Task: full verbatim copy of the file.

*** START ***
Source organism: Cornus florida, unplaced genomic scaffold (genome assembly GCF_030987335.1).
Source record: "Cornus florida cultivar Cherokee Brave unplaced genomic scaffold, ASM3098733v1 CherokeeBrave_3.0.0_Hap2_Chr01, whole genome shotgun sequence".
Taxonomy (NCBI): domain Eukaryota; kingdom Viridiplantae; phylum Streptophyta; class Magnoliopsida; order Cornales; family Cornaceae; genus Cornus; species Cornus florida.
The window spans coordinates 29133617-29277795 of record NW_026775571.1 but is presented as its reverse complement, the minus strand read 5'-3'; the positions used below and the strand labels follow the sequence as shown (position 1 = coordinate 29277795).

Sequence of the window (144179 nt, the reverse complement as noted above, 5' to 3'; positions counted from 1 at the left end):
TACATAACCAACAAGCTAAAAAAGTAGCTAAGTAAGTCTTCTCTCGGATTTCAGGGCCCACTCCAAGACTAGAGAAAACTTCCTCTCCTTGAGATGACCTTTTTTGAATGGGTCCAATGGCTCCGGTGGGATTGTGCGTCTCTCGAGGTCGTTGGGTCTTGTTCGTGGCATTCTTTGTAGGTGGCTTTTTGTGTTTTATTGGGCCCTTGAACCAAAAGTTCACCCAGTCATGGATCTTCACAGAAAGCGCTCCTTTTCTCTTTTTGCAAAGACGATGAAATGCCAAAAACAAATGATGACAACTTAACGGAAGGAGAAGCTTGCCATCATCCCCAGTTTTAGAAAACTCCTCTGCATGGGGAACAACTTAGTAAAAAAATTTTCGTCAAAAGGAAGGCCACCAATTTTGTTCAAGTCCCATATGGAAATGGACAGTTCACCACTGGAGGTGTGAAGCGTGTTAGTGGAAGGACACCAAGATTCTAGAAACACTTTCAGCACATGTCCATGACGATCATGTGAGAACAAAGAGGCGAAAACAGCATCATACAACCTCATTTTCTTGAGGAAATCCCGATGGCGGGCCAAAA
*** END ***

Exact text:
Source organism: Cornus florida, unplaced genomic scaffold (genome assembly GCF_030987335.1).
Source record: "Cornus florida cultivar Cherokee Brave unplaced genomic scaffold, ASM3098733v1 CherokeeBrave_3.0.0_Hap2_Chr01, whole genome shotgun sequence".
Taxonomy (NCBI): domain Eukaryota; kingdom Viridiplantae; phylum Streptophyta; class Magnoliopsida; order Cornales; family Cornaceae; genus Cornus; species Cornus florida.
The window spans coordinates 29133617-29277795 of record NW_026775571.1 but is presented as its reverse complement, the minus strand read 5'-3'; the positions used below and the strand labels follow the sequence as shown (position 1 = coordinate 29277795).

Sequence of the window (144179 nt, the reverse complement as noted above, 5' to 3'; positions counted from 1 at the left end):
TACATAACCAACAAGCTAAAAAAGTAGCTAAGTAAGTCTTCTCTCGGATTTCAGGGCCCACTCCAAGACTAGAGAAAACTTCCTCTCCTTGAGATGACCTTTTTTGAATGGGTCCAATGGCTCCGGTGGGATTGTGCGTCTCTCGAGGTCGTTGGGTCTTGTTCGTGGCATTCTTTGTAGGTGGCTTTTTGTGTTTTATTGGGCCCTTGAACCAAAAGTTCACCCAGTCATGGATCTTCACAGAAAGCGCTCCTTTTCTCTTTTTGCAAAGACGATGAAATGCCAAAAACAAATGATGACAACTTAACGGAAGGAGAAGCTTGCCATCATCCCCAGTTTTAGAAAACTCCTCTGCATGGGGAACAACTTAGTAAAAAAATTTTCGTCAAAAGGAAGGCCACCAATTTTGTTCAAGTCCCATATGGAAATGGACAGTTCACCACTGGAGGTGTGAAGCGTGTTAGTGGAAGGACACCAAGATTCTAGAAACACTTTCAGCACATGTCCATGACGATCATGTGAGAACAAAGAGGCGAAAACAGCATCATACAACCTCATTTTCTTGAGGAAATCCCGATGGCGGGCCAAAA